What happened to D’Ambrosio in Q1?

  3. Icthyes (@icthyes) said on 21st May 2011, 19:07

    McLaren are weakest in the downforce-dependant first sector. But Ferrari say they are good in the first sector lacking in the other two sectors because of less downforce. So I’m not sure what’s going on because that appears to be contradictory.

    • I have no idea. Is S1 that much downforce dependant with the big long straight? Ferrari’s aero is rubbish through s2 and s3 so they fall aware compared to Mclaren but Mclaren aren’t that far behind in the speed traps. I look at the cars and the times for ages and I always feel like a kid who has just understood the answer to 2+2 and is suddenly attempting trigonometry.

      • Boomerang said on 21st May 2011, 19:36

        Ferrari, on the other hand, obviously does very well when it comes to the direction changes. First right turn is sort of a beginning of S complex. They are good at it, they might be good in Monaco as well. We’ll see…

      • Rob said on 21st May 2011, 19:39

        I’d say they probably have problems with too much oversteer caused by the bumps in the first and third coerner. We have all seen how stiff the front of their car is.

    • Boomerang said on 21st May 2011, 19:31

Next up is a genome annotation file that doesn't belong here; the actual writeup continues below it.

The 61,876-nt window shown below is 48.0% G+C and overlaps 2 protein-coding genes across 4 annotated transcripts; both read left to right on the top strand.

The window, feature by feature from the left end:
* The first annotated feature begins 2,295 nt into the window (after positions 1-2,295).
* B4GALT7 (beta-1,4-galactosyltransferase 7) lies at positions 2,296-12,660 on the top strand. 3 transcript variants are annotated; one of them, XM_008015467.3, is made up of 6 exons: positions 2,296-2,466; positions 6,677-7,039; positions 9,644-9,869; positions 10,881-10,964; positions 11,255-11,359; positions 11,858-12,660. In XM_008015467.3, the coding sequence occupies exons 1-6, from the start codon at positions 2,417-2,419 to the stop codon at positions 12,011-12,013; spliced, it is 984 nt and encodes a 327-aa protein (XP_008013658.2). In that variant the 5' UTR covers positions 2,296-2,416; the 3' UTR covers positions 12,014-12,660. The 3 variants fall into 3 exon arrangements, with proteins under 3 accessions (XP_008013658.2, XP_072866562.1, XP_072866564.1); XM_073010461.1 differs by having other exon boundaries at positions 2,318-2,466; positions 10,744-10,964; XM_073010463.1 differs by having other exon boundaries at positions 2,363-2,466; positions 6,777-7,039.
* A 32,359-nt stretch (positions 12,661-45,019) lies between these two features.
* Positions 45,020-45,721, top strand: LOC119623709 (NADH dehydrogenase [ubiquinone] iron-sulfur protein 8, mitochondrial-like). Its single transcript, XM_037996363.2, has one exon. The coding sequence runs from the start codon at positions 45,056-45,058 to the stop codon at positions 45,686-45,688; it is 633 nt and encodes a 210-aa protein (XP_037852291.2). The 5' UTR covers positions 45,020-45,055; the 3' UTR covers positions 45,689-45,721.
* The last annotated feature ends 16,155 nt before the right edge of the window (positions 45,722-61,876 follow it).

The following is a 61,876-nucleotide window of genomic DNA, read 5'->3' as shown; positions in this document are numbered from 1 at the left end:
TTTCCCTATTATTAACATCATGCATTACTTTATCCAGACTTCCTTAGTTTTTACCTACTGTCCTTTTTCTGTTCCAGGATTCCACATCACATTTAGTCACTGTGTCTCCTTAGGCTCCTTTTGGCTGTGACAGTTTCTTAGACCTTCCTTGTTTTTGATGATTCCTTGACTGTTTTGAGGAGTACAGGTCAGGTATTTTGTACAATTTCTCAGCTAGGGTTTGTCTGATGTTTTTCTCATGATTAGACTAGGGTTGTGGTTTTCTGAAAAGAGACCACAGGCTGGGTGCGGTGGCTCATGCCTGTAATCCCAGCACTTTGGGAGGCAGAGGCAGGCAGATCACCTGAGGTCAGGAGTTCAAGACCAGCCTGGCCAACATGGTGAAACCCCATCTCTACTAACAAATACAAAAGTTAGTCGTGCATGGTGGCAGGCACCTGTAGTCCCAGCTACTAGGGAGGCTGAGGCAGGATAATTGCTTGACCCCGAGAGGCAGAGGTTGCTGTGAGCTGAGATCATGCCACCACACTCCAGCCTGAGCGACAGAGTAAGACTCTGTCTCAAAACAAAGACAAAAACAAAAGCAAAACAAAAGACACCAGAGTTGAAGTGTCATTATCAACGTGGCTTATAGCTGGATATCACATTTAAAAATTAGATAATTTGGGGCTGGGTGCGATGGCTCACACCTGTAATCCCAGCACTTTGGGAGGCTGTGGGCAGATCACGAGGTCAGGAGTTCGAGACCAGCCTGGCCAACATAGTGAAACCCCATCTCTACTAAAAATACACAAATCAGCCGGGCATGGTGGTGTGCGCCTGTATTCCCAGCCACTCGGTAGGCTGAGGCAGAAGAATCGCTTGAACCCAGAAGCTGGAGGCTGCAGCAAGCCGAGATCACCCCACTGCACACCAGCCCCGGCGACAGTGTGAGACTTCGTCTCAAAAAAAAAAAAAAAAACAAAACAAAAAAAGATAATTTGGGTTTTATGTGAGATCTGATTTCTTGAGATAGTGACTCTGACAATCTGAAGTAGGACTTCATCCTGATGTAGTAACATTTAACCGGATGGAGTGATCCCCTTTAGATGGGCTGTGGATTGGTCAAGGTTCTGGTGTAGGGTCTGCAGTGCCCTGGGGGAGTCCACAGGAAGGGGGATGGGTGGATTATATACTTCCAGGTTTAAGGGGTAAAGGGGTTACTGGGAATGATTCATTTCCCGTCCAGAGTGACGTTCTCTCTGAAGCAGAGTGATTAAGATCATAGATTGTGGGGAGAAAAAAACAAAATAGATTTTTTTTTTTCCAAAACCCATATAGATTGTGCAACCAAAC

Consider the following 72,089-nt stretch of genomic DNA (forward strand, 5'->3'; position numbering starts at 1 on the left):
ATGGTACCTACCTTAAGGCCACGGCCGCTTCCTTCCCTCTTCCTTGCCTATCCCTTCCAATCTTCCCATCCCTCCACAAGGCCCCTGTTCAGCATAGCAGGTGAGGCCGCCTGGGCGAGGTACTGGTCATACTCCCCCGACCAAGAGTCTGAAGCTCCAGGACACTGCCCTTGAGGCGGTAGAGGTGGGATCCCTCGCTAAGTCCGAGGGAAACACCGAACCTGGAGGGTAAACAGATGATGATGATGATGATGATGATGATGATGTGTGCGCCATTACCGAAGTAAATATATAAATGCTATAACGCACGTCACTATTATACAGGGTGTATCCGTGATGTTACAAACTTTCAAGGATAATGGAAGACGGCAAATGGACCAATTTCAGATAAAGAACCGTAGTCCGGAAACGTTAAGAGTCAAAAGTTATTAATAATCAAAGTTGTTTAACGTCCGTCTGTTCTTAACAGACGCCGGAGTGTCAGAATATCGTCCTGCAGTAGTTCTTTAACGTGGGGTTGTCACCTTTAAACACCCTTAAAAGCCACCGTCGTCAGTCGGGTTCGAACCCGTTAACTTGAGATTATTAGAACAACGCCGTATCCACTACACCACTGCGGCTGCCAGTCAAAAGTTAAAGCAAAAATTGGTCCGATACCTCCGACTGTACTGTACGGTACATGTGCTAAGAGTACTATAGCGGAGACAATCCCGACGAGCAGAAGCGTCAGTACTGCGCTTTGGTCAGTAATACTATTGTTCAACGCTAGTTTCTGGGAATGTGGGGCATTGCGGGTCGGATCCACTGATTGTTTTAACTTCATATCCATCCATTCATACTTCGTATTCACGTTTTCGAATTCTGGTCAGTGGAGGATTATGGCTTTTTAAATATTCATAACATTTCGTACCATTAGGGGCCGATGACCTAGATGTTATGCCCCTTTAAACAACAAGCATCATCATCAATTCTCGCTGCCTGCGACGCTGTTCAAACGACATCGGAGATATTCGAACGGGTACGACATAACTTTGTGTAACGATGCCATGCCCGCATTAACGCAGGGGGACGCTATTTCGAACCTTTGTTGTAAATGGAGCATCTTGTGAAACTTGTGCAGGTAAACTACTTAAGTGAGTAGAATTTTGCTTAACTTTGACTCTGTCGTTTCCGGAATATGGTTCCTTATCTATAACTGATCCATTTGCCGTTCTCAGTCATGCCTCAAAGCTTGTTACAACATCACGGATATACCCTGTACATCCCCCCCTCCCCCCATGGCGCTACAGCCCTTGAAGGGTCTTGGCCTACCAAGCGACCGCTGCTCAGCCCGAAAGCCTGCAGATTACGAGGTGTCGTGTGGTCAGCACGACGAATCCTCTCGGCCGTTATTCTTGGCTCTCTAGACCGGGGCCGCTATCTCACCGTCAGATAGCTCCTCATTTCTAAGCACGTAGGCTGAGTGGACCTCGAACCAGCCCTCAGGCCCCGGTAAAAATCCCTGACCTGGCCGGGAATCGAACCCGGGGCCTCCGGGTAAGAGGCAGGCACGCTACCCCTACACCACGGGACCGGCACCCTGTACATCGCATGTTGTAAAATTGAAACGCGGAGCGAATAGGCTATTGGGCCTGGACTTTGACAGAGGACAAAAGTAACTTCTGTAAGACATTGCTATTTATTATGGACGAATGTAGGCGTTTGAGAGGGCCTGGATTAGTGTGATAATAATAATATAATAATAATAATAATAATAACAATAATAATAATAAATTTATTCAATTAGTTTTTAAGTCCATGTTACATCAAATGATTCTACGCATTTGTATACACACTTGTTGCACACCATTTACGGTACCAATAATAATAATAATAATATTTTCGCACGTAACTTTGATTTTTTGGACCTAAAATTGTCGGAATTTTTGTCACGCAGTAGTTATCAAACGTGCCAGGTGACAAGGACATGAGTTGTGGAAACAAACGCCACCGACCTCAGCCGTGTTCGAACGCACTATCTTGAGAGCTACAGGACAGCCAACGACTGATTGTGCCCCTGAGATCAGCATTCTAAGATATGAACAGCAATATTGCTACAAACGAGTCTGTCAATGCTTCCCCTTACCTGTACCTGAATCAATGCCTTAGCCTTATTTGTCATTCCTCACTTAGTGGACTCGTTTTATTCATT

Well, it’s no contradiction Icthyes ’cause the fluid, in this case, the air, doesn’t behave in the same way at all speeds.
      It means that you can have car which is very good in certain envelope of speed. MP4-26 is missing aerodynamic efficiency in the envelope of speed characteristic for the first sector. However, weight distribution plays significant role as well. It’s pretty academic mate…

      • VXR said on 21st May 2011, 19:38

        However, weight distribution plays significant role as well. It’s pretty academic mate…

        Except for that you can’t move it around that much this season.

        McLaren look like sitting ducks in the first sector!

        • BBT (@bbt) said on 21st May 2011, 20:16

          McLaren look like sitting ducks in the first sector!

          Not really, wishful thinking on your behalf, where exactly would anyone over take in S1?

          • VXR said on 21st May 2011, 20:22

            where exactly would anyone over take in S1?